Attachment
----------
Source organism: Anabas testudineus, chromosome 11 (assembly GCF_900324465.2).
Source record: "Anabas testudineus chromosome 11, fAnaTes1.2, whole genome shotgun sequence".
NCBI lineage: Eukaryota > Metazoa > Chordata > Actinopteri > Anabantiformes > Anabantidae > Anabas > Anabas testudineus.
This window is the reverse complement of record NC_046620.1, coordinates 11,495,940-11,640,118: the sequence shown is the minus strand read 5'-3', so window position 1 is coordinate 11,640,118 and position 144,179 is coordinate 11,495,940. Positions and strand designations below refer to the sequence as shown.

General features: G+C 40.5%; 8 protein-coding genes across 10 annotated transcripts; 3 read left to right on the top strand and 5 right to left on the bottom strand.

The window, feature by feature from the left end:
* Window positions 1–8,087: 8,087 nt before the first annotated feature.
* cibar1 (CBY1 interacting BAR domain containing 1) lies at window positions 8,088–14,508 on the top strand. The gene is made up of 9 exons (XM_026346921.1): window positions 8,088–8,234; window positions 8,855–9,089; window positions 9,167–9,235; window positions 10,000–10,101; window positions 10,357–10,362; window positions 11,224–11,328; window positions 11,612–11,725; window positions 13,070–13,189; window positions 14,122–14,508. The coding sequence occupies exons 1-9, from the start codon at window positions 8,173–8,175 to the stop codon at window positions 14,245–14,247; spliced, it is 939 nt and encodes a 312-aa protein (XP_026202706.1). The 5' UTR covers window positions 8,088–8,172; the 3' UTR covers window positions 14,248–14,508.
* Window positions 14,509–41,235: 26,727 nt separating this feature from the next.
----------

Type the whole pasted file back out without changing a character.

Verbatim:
Source organism: Anabas testudineus, chromosome 11 (assembly GCF_900324465.2).
Source record: "Anabas testudineus chromosome 11, fAnaTes1.2, whole genome shotgun sequence".
NCBI lineage: Eukaryota > Metazoa > Chordata > Actinopteri > Anabantiformes > Anabantidae > Anabas > Anabas testudineus.
This window is the reverse complement of record NC_046620.1, coordinates 11,495,940-11,640,118: the sequence shown is the minus strand read 5'-3', so window position 1 is coordinate 11,640,118 and position 144,179 is coordinate 11,495,940. Positions and strand designations below refer to the sequence as shown.

General features: G+C 40.5%; 8 protein-coding genes across 10 annotated transcripts; 3 read left to right on the top strand and 5 right to left on the bottom strand.

The window, feature by feature from the left end:
* Window positions 1–8,087: 8,087 nt before the first annotated feature.
* cibar1 (CBY1 interacting BAR domain containing 1) lies at window positions 8,088–14,508 on the top strand. The gene is made up of 9 exons (XM_026346921.1): window positions 8,088–8,234; window positions 8,855–9,089; window positions 9,167–9,235; window positions 10,000–10,101; window positions 10,357–10,362; window positions 11,224–11,328; window positions 11,612–11,725; window positions 13,070–13,189; window positions 14,122–14,508. The coding sequence occupies exons 1-9, from the start codon at window positions 8,173–8,175 to the stop codon at window positions 14,245–14,247; spliced, it is 939 nt and encodes a 312-aa protein (XP_026202706.1). The 5' UTR covers window positions 8,088–8,172; the 3' UTR covers window positions 14,248–14,508.
* Window positions 14,509–41,235: 26,727 nt separating this feature from the next.